Can we meet the grade?
Recent moves by leading food retailers remind that herd management decisions no longer begin and end at the farm gate.
The analysis is hard to argue against: as global standards of living continue to rise, most of those who make a living studying such trends agree that the consumption of meat will rise as well. This is excellent news for the pig industry and all those connected to animal agriculture. The overriding movement toward improved incomes worldwide is expected to equate to improved meat consumption in emerging and developing nations.
But there is another trend that is becoming more visible and brings with it some unique challenges: a more-informed consumer base that is no longer content to accept food at face value. The days of consumers believing that pork is pork and beef is beef are a thing of the past with impacts felt in animal agriculture first in Europe and now spreading worldwide.
The knowledge that consumers are becoming increasingly interested in how animal agriculture runs its businesses certainly presents a fresh set of considerations but if we can somehow differentiate between science-based reasonable and genuine inquiries, and demands based on inaccurate assumptions, perhaps we can partner with an informed consumer base in a positive manner. Informed and educated consumers are, in fact, what many in animal agriculture have said they prefer.
For decades, consumers had little interest in how their food got to the meat case. Several generations removed from the farm in many cases, they no longer raised their own food and were not particularly concerned with how that food got to their tables.
Educating the public
Enter today's consumer. Armed with more education — and more expectationsa trend that can be expected to continue among countries with rising household incomes — they have been pelted with media messages of animal rights most of their lives. They have seen natural and organic markets spring up with growing frequency. They have heard a multitude of messages, some scientifically based, some not. They have seen the debate over cages, grazing, and what floors animals walked on. They have seen animal disease outbreaks that have affected humans and livestock. They have seen feed and food recalls by the dozens. But through these developments, they have also grown an interest in not only what goes onto the dinner table, but also what is being fed to meat-producing animals. It is fairly safe to think that as more nations raise their meat consumption, this interest in animal welfare will also increase.
Animal welfare trends
In many ways, animal agriculture is being asked to respond to consumer demands in ways it has never been asked to before. Large food retailers have begun making greater demands on their suppliers that have found their way all the way down the food chain. Some of these efforts are broad in input and scientifically based. Others are driven by various market motives and emotions.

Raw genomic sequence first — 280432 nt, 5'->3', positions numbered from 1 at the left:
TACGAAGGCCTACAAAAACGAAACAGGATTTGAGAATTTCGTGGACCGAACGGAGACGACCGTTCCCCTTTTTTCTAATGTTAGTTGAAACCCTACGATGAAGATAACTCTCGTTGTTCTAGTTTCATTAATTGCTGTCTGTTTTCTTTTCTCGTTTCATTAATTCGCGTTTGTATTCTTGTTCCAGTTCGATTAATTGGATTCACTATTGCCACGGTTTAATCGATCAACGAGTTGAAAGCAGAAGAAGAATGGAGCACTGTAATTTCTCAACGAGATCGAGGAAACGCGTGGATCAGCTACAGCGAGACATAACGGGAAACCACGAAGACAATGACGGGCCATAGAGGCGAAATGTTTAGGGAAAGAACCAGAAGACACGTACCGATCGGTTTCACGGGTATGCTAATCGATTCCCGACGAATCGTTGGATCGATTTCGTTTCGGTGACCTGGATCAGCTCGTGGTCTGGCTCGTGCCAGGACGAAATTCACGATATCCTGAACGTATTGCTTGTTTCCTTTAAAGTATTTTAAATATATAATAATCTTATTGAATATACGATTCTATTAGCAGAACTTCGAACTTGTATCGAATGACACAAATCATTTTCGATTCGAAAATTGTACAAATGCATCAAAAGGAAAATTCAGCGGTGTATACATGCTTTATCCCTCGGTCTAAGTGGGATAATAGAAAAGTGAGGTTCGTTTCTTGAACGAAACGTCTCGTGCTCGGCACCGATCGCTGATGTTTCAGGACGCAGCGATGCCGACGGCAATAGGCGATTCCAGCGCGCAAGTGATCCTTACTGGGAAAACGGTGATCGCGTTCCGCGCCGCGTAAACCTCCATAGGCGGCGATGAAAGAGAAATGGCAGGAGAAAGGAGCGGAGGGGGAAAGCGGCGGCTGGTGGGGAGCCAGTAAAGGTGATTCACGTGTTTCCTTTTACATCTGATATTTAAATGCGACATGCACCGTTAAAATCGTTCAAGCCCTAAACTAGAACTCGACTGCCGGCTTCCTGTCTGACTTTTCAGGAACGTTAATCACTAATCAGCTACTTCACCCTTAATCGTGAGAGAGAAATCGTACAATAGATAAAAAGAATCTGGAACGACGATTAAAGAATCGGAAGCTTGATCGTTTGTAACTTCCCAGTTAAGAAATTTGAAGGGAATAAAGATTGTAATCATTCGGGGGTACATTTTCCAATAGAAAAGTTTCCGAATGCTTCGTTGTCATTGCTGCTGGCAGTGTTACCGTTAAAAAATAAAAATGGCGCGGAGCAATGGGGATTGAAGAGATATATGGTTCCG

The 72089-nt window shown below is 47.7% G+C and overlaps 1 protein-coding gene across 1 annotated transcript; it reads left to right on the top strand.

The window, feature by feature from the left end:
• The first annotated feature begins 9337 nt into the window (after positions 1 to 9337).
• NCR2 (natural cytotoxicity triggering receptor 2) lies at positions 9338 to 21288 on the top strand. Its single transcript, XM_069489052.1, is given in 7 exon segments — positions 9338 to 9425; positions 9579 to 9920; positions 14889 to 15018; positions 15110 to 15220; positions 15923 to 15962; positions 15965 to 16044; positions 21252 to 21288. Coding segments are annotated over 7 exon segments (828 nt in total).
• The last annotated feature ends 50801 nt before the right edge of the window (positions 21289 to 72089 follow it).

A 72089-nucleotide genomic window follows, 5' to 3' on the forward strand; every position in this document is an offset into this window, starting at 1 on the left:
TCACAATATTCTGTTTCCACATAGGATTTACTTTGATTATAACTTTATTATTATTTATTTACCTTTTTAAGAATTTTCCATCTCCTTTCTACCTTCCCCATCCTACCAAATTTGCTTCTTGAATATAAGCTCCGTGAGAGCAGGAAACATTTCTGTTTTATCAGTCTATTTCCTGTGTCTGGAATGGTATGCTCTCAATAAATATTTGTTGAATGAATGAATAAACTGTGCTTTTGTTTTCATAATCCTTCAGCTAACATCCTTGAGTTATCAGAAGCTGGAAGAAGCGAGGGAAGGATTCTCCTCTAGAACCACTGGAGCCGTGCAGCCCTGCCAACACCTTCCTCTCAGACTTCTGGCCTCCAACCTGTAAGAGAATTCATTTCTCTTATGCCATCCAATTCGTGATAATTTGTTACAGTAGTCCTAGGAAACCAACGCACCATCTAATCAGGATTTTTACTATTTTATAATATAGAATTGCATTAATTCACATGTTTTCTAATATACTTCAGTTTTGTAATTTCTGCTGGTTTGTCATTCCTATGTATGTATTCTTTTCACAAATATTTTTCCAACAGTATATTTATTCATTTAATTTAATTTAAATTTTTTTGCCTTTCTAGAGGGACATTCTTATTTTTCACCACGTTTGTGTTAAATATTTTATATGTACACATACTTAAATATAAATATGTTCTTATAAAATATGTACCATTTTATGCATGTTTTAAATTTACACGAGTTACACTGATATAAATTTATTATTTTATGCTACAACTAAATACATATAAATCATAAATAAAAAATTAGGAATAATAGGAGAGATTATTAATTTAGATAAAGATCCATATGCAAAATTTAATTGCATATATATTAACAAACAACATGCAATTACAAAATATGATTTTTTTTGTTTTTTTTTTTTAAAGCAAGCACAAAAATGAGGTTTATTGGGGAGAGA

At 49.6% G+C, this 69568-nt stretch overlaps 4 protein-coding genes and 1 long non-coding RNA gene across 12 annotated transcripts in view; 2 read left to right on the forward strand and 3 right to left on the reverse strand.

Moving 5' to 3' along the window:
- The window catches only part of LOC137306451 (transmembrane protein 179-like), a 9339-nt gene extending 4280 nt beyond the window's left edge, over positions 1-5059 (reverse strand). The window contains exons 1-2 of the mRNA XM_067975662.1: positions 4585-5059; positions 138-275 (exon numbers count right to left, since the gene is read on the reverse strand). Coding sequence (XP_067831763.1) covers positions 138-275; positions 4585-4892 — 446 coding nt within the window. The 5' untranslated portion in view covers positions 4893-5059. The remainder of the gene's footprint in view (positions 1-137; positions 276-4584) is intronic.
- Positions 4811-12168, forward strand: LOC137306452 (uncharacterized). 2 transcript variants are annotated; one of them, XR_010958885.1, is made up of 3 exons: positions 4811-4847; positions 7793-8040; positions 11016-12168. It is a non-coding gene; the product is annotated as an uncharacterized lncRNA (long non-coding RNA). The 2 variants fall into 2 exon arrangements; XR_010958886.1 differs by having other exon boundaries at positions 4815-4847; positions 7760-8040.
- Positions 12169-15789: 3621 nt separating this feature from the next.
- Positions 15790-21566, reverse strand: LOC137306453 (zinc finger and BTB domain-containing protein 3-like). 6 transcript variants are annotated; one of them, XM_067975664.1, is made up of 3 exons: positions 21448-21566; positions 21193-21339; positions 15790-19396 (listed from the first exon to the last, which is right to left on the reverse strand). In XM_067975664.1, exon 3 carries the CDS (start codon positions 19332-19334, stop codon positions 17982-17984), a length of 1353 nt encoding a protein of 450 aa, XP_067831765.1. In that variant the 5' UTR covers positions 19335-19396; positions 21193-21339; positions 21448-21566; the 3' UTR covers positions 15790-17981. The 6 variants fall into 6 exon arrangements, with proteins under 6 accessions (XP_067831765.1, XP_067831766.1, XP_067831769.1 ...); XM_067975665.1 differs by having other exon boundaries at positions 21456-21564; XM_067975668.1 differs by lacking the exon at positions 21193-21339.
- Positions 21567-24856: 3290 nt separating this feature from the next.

One of the latest representations of where we can expect consumer trends to go was the recent announcement by Whole Foods Market that it is launching a system in which meat sold at the chain will receive a 1-to-5 rating, based on animal welfare protocols audited by a third party. The chain claims it is the first such graded system anywhere for meats.
Launched in the USA,in 1980, Whole Foods Market has grown into the world's leader in natural and organic foods with more than 270 stores in North America and the United Kingdom. Whole Foods Market's spokesperson said that the market had long required what it sees as basic animal welfare stipulations in what it sold: no antibiotics or hormones. But she said the chain wanted to do more. Roll out of the new system followed a five-year development process during which the company said it invited participation from animal-welfare groups, scientists and producers in order to develop standards across all meat-animal species. The ratings directly relate to how animals are fed and housed.
Certainly this company does not represent all super markets and its consumers are not representative of all consumers. But I also don't believe animal agriculture is served by ignoring or underestimating the impact that a rating system based on animal welfare could have on the industry, whether or not the process utilised is one we could agree upon. One of the keys for the pig industry will be to analyse the economics of welfare choices in our herd management practices.
Anticipation of increases in the consumption of meat around the world brings optimism for the future of the pig industry amid uneasiness over global food security. But with this increased consumption we can also expect an increased interest in animal welfare, some of it scientifically based, some not. An increasingly aware consumer base is not going to be ignored without repercussions in the marketplace. Now that we've begun to identify these new demands, it's time to assess their impact.